As I wrote before, the freedom with which foreigners in Russia can obtain the right to live here has been severely curtailed since we arrived a year ago. What many are now doing are either becoming students (of Russian) or looking for a work permit (often by teaching English). Since neither of these fit my need or calling, I have avoided going in that direction. I don’t want to force a square peg into a round hole just to stay; I believe God has creative solutions for those who wait on him.
A work permit doing coaching and coaching training fell through. With barely a month to go before we had to leave, we had to move fast, and the only option was a three-month “cultural exchange” visa. These kinds of visas are easy to get, but the expense and trouble of getting any visa is enough to make you cringe at doing them so often.
So how did we end up in Germany? Several months ago, knowing we would have to leave in July, we started looking for an affordable place to stay in Europe while we waited for the visas to be sent to and processed in the U.S. After looking high and low, the answer was under our noses. Tobias and Katarina, new friends, colleagues, and Harbor volunteers, offered us, free of charge, a country house owned by well-to-do friends of theirs who make it available for people in ministry. It was too perfect. We needed to rest after so long in moving so fast. Even our staff conference last year was not really rest. So we got the best of both worlds – rest in a beautiful place (check out the view from our porch) and a place to wait for visas.
Back to the search for a long-term solution, almost immediately after the first visa door closed, Diana got offered a position at the International (Christian) Academy teaching high school writing with a work permit. Sounds good, and she was excited, but it takes her away from homeschooling and learning Russian. Moreover, the wild card is that the school doesn’t even have the ability to invite teachers yet. What if they get turned down, as happened to another private school recently that was trying to keep their German teacher (Tobias, the missionary we stayed with in Germany)?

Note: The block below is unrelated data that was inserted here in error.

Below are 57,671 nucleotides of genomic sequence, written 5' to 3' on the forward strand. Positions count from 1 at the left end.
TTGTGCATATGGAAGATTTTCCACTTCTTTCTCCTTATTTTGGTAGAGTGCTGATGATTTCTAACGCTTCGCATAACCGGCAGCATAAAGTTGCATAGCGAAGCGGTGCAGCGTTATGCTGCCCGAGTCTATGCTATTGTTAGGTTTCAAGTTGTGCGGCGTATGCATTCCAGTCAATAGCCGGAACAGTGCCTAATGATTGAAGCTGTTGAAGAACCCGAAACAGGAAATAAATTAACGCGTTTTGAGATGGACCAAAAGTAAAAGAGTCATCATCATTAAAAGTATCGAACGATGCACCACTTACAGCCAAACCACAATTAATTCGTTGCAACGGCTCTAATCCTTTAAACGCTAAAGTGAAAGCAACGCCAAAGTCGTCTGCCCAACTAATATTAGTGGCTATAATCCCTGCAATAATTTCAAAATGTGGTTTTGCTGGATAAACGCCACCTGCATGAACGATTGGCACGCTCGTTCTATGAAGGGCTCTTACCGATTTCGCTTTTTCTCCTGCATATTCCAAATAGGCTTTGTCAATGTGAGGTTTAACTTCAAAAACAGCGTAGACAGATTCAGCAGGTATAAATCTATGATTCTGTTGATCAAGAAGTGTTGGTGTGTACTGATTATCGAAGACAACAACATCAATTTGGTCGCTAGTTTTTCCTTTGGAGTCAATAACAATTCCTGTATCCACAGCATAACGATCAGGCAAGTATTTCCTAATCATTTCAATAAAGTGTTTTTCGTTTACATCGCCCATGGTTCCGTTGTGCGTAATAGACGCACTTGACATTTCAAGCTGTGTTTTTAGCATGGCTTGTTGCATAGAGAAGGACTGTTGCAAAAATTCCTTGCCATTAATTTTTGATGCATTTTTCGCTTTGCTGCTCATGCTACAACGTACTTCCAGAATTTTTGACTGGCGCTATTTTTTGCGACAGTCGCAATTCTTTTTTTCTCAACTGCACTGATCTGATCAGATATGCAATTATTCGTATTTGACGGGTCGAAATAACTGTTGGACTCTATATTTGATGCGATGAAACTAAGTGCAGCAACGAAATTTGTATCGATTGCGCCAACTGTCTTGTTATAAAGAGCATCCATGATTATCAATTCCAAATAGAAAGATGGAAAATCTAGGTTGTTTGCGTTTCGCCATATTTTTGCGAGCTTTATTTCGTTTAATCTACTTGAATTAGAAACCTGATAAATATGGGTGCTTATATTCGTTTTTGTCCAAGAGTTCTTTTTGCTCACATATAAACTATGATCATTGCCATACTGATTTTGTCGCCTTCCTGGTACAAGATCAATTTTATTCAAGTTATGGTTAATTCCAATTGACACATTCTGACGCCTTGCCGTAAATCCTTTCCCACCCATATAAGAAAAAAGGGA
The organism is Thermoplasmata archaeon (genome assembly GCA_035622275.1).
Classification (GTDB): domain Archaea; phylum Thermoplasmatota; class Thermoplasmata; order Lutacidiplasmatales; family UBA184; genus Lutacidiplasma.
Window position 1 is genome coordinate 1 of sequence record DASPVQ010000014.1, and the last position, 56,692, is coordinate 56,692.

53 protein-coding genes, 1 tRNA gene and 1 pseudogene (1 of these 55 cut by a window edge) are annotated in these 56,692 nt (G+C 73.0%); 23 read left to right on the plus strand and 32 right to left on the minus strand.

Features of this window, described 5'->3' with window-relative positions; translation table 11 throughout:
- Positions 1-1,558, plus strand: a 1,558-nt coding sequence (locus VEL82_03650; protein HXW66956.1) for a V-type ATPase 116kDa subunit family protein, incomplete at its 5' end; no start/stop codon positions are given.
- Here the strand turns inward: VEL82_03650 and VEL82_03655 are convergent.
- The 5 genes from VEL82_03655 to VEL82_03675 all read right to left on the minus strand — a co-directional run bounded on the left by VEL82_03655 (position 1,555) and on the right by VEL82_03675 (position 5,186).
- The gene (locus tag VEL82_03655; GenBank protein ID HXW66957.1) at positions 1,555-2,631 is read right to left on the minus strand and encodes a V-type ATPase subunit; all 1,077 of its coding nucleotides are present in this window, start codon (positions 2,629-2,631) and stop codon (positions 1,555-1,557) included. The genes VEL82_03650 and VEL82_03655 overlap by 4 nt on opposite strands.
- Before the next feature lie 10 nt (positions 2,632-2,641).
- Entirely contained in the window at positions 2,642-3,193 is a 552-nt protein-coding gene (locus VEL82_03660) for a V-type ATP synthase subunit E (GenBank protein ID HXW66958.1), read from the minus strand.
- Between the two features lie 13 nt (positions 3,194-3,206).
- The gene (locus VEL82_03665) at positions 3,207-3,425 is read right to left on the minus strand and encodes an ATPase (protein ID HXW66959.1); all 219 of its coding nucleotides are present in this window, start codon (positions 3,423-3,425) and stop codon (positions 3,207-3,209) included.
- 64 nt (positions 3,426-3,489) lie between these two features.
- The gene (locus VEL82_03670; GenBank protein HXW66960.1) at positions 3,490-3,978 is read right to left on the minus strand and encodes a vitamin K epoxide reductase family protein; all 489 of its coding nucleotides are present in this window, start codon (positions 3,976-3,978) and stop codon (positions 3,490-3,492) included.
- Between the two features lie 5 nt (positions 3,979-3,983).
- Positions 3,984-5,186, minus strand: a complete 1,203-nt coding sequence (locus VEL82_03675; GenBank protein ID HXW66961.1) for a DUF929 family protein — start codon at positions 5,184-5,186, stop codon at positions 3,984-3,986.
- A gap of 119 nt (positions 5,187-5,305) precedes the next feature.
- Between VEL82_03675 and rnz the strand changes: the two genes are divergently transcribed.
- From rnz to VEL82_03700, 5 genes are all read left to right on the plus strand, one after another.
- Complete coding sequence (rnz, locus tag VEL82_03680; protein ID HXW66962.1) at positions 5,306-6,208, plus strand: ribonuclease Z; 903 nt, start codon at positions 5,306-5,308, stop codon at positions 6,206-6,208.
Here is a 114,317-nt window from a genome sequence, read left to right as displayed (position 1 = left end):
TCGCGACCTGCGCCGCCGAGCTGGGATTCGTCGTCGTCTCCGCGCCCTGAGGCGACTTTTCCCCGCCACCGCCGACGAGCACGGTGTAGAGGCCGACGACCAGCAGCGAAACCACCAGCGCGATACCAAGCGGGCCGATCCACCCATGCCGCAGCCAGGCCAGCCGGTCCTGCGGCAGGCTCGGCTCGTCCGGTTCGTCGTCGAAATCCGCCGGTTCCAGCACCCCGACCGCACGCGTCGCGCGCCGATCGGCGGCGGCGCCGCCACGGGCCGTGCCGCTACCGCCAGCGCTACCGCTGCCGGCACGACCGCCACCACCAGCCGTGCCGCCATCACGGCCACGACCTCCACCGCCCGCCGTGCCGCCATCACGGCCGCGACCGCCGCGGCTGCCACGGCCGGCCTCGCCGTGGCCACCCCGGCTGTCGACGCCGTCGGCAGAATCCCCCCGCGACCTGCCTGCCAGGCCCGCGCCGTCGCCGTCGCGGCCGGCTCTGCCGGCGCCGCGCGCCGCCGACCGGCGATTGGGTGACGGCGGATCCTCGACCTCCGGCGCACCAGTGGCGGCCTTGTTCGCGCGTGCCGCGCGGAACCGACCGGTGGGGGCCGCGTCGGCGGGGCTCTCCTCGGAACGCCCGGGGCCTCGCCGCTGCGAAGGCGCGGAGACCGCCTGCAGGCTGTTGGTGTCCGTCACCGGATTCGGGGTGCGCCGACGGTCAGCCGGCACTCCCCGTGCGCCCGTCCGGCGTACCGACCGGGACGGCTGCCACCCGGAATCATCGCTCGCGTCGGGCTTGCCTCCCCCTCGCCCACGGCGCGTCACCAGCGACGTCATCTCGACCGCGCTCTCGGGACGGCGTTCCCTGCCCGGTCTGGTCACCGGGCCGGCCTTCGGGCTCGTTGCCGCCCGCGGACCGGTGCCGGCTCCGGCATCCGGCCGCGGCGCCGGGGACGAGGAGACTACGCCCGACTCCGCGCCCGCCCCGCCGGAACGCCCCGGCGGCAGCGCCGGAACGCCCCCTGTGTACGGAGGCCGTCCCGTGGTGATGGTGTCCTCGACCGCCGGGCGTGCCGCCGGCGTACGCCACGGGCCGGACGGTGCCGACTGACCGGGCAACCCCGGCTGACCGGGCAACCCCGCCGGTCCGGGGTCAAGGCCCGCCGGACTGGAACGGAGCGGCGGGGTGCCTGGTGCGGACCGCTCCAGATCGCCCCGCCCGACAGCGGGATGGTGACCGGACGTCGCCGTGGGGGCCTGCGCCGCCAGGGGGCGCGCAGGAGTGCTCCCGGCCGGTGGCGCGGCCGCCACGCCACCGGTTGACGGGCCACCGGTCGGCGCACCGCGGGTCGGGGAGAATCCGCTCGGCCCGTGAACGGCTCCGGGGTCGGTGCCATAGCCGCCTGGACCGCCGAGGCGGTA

They also want me, as part of the deal, to teach a Bible class and be available one day a week to substitute. I could enjoy the experience, but it’s not dead center of my calling.
It’s not like I’m not open to being a student or a teacher or working somewhere else. It’s just that I want to do what God wants. Please pray for direction, because we can make us some logical paths, but we want God’s path alone.
I dropped in on an legal firm yesterday (July 30) that works with foreigners. They offered a kind of work permit that would be great if it’s for real. Now I have to find out if it really is, but I’ve learned to keep my skeptical glasses on here. So many try to skirt the law to make things work.